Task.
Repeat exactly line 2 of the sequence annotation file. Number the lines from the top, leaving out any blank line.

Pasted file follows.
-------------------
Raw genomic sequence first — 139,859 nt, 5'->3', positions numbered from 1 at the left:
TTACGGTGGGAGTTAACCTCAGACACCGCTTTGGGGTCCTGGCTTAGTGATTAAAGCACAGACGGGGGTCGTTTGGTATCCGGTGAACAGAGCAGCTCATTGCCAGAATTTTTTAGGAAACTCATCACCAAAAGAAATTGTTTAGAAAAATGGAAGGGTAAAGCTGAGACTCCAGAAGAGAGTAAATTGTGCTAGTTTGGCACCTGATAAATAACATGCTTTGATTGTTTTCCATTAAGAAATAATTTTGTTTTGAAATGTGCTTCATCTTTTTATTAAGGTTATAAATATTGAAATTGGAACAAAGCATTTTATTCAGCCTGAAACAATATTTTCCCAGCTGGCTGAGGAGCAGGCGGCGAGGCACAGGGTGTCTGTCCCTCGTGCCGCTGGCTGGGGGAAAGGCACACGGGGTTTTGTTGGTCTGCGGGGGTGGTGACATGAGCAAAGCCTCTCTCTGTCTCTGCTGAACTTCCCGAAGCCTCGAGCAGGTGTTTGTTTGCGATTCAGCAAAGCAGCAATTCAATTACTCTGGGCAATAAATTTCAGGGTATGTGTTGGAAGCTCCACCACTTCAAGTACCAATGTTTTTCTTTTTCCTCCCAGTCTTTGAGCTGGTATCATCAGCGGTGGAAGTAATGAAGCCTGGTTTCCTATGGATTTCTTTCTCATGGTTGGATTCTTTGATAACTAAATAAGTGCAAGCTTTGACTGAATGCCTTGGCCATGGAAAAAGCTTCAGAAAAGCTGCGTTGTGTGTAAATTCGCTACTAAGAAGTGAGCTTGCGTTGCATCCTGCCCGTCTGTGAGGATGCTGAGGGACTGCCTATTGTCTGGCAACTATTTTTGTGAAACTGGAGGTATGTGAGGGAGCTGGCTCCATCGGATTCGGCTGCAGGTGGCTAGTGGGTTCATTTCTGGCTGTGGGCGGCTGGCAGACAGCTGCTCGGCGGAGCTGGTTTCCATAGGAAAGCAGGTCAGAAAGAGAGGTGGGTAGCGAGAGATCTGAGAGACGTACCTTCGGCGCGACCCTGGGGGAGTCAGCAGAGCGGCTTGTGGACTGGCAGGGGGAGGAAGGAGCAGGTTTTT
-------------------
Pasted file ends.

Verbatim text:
TTACGGTGGGAGTTAACCTCAGACACCGCTTTGGGGTCCTGGCTTAGTGATTAAAGCACAGACGGGGGTCGTTTGGTATCCGGTGAACAGAGCAGCTCATTGCCAGAATTTTTTAGGAAACTCATCACCAAAAGAAATTGTTTAGAAAAATGGAAGGGTAAAGCTGAGACTCCAGAAGAGAGTAAATTGTGCTAGTTTGGCACCTGATAAATAACATGCTTTGATTGTTTTCCATTAAGAAATAATTTTGTTTTGAAATGTGCTTCATCTTTTTATTAAGGTTATAAATATTGAAATTGGAACAAAGCATTTTATTCAGCCTGAAACAATATTTTCCCAGCTGGCTGAGGAGCAGGCGGCGAGGCACAGGGTGTCTGTCCCTCGTGCCGCTGGCTGGGGGAAAGGCACACGGGGTTTTGTTGGTCTGCGGGGGTGGTGACATGAGCAAAGCCTCTCTCTGTCTCTGCTGAACTTCCCGAAGCCTCGAGCAGGTGTTTGTTTGCGATTCAGCAAAGCAGCAATTCAATTACTCTGGGCAATAAATTTCAGGGTATGTGTTGGAAGCTCCACCACTTCAAGTACCAATGTTTTTCTTTTTCCTCCCAGTCTTTGAGCTGGTATCATCAGCGGTGGAAGTAATGAAGCCTGGTTTCCTATGGATTTCTTTCTCATGGTTGGATTCTTTGATAACTAAATAAGTGCAAGCTTTGACTGAATGCCTTGGCCATGGAAAAAGCTTCAGAAAAGCTGCGTTGTGTGTAAATTCGCTACTAAGAAGTGAGCTTGCGTTGCATCCTGCCCGTCTGTGAGGATGCTGAGGGACTGCCTATTGTCTGGCAACTATTTTTGTGAAACTGGAGGTATGTGAGGGAGCTGGCTCCATCGGATTCGGCTGCAGGTGGCTAGTGGGTTCATTTCTGGCTGTGGGCGGCTGGCAGACAGCTGCTCGGCGGAGCTGGTTTCCATAGGAAAGCAGGTCAGAAAGAGAGGTGGGTAGCGAGAGATCTGAGAGACGTACCTTCGGCGCGACCCTGGGGGAGTCAGCAGAGCGGCTTGTGGACTGGCAGGGGGAGGAAGGAGCAGGTTTTT